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Scientific Conference Presentations

Scientific Conference Presentations 27
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Published Date:08-07-2017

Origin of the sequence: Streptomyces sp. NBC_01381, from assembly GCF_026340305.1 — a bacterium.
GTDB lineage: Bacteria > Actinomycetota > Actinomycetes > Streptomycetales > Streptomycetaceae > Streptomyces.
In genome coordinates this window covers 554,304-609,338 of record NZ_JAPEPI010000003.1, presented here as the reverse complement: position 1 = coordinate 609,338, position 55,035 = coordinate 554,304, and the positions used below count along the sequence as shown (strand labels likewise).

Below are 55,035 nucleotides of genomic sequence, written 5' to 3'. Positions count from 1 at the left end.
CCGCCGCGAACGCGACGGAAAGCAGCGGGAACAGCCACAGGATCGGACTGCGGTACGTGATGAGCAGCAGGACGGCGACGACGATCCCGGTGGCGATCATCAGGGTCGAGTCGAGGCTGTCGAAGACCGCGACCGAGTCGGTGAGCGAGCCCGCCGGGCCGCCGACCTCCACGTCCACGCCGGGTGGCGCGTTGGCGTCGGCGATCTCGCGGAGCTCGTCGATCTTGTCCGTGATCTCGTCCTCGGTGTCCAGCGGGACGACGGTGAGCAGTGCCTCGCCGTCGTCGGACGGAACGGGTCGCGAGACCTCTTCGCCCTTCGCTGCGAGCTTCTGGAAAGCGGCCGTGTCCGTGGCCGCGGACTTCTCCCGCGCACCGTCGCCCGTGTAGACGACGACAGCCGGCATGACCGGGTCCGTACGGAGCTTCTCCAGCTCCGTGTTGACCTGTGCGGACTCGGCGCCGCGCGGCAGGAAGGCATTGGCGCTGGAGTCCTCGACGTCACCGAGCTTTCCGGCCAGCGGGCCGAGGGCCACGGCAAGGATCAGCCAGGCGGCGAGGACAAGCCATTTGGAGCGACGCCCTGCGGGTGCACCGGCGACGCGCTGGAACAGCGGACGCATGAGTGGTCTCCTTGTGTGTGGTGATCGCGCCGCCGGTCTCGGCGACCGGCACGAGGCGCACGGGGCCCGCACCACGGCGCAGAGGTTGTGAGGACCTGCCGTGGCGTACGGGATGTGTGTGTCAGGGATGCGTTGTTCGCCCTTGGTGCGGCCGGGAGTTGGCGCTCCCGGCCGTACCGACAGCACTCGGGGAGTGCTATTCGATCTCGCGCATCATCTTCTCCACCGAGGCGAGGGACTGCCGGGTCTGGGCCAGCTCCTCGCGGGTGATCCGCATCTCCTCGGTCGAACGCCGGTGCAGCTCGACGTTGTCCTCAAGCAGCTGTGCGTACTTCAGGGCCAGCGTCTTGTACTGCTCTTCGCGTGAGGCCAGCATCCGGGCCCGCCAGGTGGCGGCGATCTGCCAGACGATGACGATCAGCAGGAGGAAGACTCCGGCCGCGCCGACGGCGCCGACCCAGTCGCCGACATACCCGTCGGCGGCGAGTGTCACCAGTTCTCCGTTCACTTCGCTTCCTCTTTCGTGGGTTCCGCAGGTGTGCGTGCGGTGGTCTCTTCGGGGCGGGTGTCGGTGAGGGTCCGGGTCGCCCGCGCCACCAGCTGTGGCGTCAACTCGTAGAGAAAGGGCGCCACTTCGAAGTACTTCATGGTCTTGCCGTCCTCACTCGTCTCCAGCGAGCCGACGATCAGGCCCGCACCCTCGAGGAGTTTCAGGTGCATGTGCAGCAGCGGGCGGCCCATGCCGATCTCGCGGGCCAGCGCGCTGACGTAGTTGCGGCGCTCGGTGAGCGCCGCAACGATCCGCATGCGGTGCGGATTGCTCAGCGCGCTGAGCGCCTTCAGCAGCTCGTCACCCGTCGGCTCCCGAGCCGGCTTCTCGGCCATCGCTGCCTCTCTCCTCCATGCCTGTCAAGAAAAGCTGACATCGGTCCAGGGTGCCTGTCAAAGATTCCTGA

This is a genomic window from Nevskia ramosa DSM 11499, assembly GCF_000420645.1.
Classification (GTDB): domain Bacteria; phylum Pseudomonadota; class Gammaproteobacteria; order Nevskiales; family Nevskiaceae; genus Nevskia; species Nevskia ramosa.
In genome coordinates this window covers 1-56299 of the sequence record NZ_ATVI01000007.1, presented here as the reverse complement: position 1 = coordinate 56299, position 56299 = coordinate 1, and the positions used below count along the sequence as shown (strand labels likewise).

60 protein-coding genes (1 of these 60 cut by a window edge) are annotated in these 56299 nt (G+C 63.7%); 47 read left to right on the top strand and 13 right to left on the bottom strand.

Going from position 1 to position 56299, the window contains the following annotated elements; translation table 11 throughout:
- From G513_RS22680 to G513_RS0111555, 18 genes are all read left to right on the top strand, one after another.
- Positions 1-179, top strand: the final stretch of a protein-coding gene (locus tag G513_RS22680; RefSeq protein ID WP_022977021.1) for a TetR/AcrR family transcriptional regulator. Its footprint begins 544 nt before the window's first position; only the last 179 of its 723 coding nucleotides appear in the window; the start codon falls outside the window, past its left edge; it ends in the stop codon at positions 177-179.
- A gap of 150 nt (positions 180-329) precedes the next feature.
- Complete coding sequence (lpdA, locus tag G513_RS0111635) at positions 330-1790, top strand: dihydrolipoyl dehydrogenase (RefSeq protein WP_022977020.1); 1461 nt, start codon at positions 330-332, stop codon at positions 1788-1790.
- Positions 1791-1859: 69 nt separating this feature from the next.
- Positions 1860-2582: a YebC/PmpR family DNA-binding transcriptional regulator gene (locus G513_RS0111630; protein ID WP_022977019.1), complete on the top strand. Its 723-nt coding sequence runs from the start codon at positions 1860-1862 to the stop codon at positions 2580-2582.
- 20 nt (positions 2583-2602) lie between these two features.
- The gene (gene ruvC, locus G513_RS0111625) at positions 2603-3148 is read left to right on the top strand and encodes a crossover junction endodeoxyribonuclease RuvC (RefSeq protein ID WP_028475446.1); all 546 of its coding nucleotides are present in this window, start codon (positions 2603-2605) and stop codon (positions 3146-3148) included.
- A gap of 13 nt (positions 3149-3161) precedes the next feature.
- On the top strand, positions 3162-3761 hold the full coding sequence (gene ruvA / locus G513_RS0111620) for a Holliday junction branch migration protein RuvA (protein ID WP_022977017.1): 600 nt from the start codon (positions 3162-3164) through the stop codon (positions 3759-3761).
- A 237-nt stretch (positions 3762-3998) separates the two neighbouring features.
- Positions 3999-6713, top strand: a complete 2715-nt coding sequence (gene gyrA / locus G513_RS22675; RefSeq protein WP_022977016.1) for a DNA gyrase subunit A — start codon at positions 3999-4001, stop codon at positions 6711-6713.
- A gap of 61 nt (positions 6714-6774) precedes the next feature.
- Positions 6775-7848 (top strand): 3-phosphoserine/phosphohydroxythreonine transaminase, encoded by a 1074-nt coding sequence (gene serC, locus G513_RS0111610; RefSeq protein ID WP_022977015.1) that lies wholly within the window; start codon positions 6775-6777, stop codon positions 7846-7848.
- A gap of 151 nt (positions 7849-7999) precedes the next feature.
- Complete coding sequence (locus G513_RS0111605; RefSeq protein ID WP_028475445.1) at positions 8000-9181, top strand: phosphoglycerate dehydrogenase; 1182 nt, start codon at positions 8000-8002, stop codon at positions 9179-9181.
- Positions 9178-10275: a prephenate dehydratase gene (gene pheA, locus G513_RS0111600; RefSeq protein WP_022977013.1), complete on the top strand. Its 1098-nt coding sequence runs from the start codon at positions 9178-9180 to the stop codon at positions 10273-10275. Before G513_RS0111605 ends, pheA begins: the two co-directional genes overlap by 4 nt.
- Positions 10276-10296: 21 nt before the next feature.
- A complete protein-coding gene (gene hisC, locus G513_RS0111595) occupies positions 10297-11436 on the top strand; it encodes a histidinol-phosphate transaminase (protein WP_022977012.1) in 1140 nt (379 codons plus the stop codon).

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Scientific Conference Presentations Hilary M Jones If you are collecting Green Card/Training points, please sign in.For you if: • You have been to a conference, but not yet given a presentation at one • You have already given a presentation at a conference and would like some more tips for next timeIn this session • What makes a good conference presentation? • What to include • Structure • Conference presentations vs other types • Visual aidsIn this session • Presenting yourself • Tips for non-native speakers • What could go wrong? • Dealing with nerves • Making your presentation accessibleOverlap • Body language • Nerves • General presentation skills tips May overlap with other presentation skills sessionsUseful referencesThe worst conference presentation you ever saw In groups of 3, introduce yourselves and then talk about the worst conference presentation you witnessed. What made it so bad?Simple presentation structure 1. Tell them what you’re going to tell them title, introduction and reason your main story 2. Tell them reiterate your 3. Tell them what hypothesis and the you’ve told them take-home message from your storyStructure in more detail…What to include in a conference presentation – ‘the rules’ • Title • Informative • Don’t baffle the audience with a complex title More info in handout.Introduction • Hypothesis and objectives • Rationale and justification for study • Introduction has logical pattern and relates to other literature and scientific principlesSidetrack: A word about patents • If you describe your ‘invention’ to the public before you have registered the patent, it is considered public information, and therefore will not be patented.Back to the story: Materials and Methods • Show that your methods are supported by the literature and scientific principles • Logical, step-by-step process for carrying out the experiment and collecting data • Explain why you chose your experimental design and statistical analysesResults and Discussion • Summarise at the beginning and at the end • Relate results to objectives Important • Limit the number of data points and present them clearly • Discuss points relating to: - other research - practical or scientific applicationsConclusions • Reiterate the main points you want the audience to remember • Show a list of conclusions and relate them back to your objectives • Examples of use/application of your findingsConference presentations vs lab meeting presentations In small groups: 1. How will the presentation differ from a lab meeting presentation? 2. How will you, the speaker be different?General Points • Formal presentation • Avoid an over-familiar style • Avoid colloquialisms • Definitely don’t swearVisual Aids • Professional • Easy to read • Not distracting - resist the temptation to include excessive moving images/noises etc More info in handout.How could these slides be improved?P Pl la as sm ma a the f fo ou ur rt th h state of P Pl la as sm ma a f fo ou ur rt th h matter • As a gas gets increasingly hot, the bonds holding the gas molecule together eventually break • The resulting substance contains charged particles – ions and electrons – but is overall neutral. • This is a p p p pl l l la a a as s s sm m m ma a a a. • Because the particles are charged they respond to electric fields; because they are charged and moving they respond to magnetic fields •F = ma = q (E + v × B) • It is in a plasma that fusion occurs – heat up deuterium/tritium gas sufficiently that the deuterons & tritons are moving so fast that they overcome their electrical repulsion.